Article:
Tonnarelli con la Belga e la Pancetta Affumicata

Tonnarelli with Belgian Endive and Bacon

Preparation info

  • Difficulty


  • For



Appears in

Marcella's Italian Kitchen

Marcella's Italian Kitchen

By Marcella Hazan

Published 1986

  • About

Among many other culinary treasures, Treviso is celebrated for its radicchio. It does not look like the round heads of red radicchio Americans have been becoming familiar with, although it is also a part of the same large chicory family. Radicchio di Treviso has the elongated shape of romaine but is considerably more slender, and its leaves are a purplish red with white striations. It comes into season very late in the fall, and it is used more in cooking than raw in salads. Combined with smoked pancetta—which in the Veneto is more prevalent than the unsmoked kind—it makes one of the great pasta sauces.

To duplicate the sauce, I looked for a substitute for radicchio di Treviso, which, at least at the moment I am writing this, is still too rare in America, and, when available, too costly to consider for a sauce wherein it goes in such quantity. Belgian endive, another member of the chicory family, turned out to be a perfect replacement for both its flavor and cooking qualities. As for smoked pancetta, good-quality bacon is a nearly exact equivalent.

You may find the amount of endive you have to cook startling. Do not be alarmed. It has to cook down to a fraction of its volume until it is so soft it almost dissolves so that later it will cling on the pasta.

I like the flavor of egg pasta in this dish, and I have chosen tonnarelli in particular because their extra firmness makes such an agreeable connection with the creamy endive sauce. But you needn’t limit yourself to homemade pasta. Spaghetti, fusilli, or rigatoni will also work out well.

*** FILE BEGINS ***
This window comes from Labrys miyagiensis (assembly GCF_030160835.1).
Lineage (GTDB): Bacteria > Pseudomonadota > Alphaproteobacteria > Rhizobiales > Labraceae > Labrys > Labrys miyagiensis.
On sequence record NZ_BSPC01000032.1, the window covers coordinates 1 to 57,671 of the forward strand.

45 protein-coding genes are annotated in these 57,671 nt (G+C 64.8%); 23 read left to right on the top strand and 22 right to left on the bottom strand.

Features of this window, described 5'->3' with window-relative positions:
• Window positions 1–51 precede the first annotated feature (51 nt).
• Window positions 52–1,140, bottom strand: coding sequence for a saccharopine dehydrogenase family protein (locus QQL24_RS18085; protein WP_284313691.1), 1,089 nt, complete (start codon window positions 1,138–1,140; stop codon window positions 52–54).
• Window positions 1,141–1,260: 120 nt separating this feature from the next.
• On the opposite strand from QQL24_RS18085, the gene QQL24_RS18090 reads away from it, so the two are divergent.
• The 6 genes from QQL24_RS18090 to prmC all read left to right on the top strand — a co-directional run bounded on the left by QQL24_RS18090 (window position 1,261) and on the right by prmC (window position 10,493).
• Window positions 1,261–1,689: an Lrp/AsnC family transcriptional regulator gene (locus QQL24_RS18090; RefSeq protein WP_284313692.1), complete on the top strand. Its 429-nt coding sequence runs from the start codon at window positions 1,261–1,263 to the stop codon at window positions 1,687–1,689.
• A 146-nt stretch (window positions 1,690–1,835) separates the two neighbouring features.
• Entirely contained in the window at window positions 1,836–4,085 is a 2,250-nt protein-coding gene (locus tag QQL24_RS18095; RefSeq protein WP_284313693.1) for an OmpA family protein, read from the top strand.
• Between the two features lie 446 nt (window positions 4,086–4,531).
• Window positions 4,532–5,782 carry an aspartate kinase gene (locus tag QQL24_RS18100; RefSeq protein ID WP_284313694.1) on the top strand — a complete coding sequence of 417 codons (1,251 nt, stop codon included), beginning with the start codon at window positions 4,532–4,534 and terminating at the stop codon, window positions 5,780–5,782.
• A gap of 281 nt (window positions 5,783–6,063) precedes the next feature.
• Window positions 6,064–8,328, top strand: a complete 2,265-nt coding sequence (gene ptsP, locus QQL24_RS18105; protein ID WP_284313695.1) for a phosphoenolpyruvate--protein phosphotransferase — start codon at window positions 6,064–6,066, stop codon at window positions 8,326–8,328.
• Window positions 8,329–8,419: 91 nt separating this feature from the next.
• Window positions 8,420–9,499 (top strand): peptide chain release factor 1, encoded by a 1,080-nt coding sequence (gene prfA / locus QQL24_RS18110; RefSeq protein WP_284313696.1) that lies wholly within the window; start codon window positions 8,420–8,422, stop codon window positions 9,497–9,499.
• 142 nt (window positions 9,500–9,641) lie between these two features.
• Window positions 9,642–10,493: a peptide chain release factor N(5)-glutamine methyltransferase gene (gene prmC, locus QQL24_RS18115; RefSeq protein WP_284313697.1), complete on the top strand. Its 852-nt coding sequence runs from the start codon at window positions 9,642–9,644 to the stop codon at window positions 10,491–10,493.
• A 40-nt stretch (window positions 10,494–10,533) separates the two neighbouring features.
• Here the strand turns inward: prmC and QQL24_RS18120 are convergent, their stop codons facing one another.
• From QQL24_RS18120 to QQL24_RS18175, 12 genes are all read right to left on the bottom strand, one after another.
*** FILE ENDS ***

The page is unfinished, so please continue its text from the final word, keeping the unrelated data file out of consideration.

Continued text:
• 1½ to 2 pounds Belgian endive
  • 2 tablespoons butter
  • ½ pound prime-quality bacon, cut into ¼-inch-wide strips
  • Salt
  • Black pepper in a grinder
  • ½ cup heavy cream
  • Tonnarelli made with 3 large eggs and cups flour (preferably hard-wheat flour), as described
  • ½ cup freshly grated parmigiano-reggiano (Parmesan)


  1. Slice off just the bruised or discolored portion of the bottom of the endive root and discard it. Cut the endive lengthwise in strips ¼ to ½ inch wide, leaving them attached to the root end.
  2. Put the butter and bacon in a medium-size sauté pan and turn on the heat to medium. Cook the bacon until it becomes deeply colored, but not crisp.
  3. Add all the endive, turn it over once or twice, then cover the pan and turn the heat down to low. Cook, turning the endive over from time to time, for at least 15 minutes, or until the endive is tender, almost creamy in consistency.
  4. Uncover the pan and turn up the heat to medium high. If there is liquid in the pan, boil it away, stirring the endive steadily, making sure it does not brown. Add salt and liberal grindings of pepper, stir, and add the cream. Cook until the cream has been reduced by half, then remove from the heat.
  5. Drop the pasta into a pot of abundant boiling salted water. Cook until it is tender but still firm to the bite. Drain and toss at once with the sauce from the pan. Add the grated cheese, toss again, and serve immediately.